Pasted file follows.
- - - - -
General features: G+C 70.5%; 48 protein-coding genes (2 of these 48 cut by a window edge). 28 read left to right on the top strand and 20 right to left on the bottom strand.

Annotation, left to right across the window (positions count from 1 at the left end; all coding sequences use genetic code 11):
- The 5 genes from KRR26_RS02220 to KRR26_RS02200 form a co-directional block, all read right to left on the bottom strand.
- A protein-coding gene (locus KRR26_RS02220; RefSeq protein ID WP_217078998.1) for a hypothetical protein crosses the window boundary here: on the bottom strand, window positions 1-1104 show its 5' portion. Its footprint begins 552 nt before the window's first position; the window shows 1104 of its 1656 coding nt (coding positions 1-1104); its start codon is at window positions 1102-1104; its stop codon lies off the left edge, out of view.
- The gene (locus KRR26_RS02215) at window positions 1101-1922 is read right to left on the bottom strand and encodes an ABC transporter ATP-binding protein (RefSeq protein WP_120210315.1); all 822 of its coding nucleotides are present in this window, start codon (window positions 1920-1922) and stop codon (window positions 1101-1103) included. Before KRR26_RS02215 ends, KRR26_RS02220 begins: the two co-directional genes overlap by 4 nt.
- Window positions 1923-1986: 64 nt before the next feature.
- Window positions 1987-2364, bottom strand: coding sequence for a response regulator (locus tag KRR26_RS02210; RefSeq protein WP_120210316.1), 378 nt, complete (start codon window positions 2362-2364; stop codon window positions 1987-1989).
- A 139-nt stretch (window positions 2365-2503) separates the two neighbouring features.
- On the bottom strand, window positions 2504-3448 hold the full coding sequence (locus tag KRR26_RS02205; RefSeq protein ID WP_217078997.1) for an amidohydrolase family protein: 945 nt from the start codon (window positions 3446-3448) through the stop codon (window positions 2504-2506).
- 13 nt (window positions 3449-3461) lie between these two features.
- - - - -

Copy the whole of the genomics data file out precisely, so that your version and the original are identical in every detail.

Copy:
General features: G+C 70.5%; 48 protein-coding genes (2 of these 48 cut by a window edge). 28 read left to right on the top strand and 20 right to left on the bottom strand.

Annotation, left to right across the window (positions count from 1 at the left end; all coding sequences use genetic code 11):
- The 5 genes from KRR26_RS02220 to KRR26_RS02200 form a co-directional block, all read right to left on the bottom strand.
- A protein-coding gene (locus KRR26_RS02220; RefSeq protein ID WP_217078998.1) for a hypothetical protein crosses the window boundary here: on the bottom strand, window positions 1-1104 show its 5' portion. Its footprint begins 552 nt before the window's first position; the window shows 1104 of its 1656 coding nt (coding positions 1-1104); its start codon is at window positions 1102-1104; its stop codon lies off the left edge, out of view.
- The gene (locus KRR26_RS02215) at window positions 1101-1922 is read right to left on the bottom strand and encodes an ABC transporter ATP-binding protein (RefSeq protein WP_120210315.1); all 822 of its coding nucleotides are present in this window, start codon (window positions 1920-1922) and stop codon (window positions 1101-1103) included. Before KRR26_RS02215 ends, KRR26_RS02220 begins: the two co-directional genes overlap by 4 nt.
- Window positions 1923-1986: 64 nt before the next feature.
- Window positions 1987-2364, bottom strand: coding sequence for a response regulator (locus tag KRR26_RS02210; RefSeq protein WP_120210316.1), 378 nt, complete (start codon window positions 2362-2364; stop codon window positions 1987-1989).
- A 139-nt stretch (window positions 2365-2503) separates the two neighbouring features.
- On the bottom strand, window positions 2504-3448 hold the full coding sequence (locus tag KRR26_RS02205; RefSeq protein ID WP_217078997.1) for an amidohydrolase family protein: 945 nt from the start codon (window positions 3446-3448) through the stop codon (window positions 2504-2506).
- 13 nt (window positions 3449-3461) lie between these two features.